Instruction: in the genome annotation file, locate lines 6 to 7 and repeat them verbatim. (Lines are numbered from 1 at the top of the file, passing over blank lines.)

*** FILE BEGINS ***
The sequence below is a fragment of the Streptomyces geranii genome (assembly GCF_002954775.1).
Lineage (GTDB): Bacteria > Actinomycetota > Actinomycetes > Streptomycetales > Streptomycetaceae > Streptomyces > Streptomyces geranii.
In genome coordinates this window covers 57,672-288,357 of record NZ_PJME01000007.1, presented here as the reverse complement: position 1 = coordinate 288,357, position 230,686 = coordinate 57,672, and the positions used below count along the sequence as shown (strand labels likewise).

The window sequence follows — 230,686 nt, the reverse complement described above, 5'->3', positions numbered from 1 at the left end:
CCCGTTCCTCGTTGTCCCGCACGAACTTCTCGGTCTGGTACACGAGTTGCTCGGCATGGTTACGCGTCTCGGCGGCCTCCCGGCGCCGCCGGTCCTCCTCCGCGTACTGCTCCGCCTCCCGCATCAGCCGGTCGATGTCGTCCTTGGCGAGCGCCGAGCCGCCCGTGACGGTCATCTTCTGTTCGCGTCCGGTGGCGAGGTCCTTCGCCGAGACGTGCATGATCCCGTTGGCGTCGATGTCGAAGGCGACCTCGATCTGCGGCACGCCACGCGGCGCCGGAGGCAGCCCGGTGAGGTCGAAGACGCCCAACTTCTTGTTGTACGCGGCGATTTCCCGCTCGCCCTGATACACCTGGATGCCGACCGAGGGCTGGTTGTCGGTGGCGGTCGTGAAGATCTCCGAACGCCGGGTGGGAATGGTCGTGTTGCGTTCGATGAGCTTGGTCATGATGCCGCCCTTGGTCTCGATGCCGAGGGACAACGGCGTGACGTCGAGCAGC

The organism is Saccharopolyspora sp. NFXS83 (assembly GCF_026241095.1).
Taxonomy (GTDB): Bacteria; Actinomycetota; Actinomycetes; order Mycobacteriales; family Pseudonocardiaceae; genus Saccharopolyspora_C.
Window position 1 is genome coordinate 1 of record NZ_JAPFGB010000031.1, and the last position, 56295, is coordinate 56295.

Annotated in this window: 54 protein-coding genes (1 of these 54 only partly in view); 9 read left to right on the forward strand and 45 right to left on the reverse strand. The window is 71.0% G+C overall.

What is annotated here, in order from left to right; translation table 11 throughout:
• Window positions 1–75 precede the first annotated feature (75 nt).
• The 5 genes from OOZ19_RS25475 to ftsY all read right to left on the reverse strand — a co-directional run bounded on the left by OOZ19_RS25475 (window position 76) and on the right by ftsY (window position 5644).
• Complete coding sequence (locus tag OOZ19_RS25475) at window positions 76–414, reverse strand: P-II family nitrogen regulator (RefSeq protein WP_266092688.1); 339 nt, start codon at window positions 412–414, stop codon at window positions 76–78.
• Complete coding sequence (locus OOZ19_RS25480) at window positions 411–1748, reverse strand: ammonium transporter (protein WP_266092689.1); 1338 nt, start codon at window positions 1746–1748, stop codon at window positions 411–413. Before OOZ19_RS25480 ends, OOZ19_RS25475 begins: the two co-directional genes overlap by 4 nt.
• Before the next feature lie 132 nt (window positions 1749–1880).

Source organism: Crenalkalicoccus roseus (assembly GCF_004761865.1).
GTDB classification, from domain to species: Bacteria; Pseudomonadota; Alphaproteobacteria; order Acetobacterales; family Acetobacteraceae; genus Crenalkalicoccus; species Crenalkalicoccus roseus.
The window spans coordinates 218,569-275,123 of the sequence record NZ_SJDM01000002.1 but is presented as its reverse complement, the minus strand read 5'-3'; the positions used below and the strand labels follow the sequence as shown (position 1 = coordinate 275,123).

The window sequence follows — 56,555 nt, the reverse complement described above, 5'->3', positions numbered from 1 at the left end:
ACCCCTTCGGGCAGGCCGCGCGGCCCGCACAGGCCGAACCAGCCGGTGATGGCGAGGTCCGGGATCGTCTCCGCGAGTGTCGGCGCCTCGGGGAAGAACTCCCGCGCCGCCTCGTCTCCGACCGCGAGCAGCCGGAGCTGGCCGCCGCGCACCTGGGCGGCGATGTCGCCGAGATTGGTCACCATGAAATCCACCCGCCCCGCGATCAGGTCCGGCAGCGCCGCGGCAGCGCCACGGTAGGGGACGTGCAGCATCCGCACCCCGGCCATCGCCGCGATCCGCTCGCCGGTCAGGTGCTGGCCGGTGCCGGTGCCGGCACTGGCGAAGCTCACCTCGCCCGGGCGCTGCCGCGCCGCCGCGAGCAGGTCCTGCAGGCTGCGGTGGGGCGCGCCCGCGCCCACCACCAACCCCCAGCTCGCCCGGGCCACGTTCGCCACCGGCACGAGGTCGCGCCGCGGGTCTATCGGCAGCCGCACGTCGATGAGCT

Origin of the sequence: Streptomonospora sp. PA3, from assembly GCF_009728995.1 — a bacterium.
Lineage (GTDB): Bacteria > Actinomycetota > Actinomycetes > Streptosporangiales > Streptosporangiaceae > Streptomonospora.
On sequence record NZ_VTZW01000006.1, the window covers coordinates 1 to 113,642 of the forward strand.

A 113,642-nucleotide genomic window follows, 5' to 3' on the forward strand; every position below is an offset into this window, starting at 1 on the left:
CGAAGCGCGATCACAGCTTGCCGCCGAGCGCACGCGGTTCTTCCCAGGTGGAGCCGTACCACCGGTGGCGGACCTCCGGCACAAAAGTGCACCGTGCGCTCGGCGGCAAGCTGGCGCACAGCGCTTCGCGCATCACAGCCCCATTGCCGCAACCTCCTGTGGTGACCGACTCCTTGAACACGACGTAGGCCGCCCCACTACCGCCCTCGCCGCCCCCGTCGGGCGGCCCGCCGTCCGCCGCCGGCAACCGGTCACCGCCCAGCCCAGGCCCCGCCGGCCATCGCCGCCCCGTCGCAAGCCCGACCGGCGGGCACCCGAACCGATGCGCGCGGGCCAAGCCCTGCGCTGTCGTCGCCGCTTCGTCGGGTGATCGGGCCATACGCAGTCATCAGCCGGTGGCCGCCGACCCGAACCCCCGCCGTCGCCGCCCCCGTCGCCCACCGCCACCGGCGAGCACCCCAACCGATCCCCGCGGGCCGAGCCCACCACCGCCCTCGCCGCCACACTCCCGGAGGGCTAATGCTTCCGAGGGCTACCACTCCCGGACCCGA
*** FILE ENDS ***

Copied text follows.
The organism is Saccharopolyspora sp. NFXS83 (assembly GCF_026241095.1).
Taxonomy (GTDB): Bacteria; Actinomycetota; Actinomycetes; order Mycobacteriales; family Pseudonocardiaceae; genus Saccharopolyspora_C.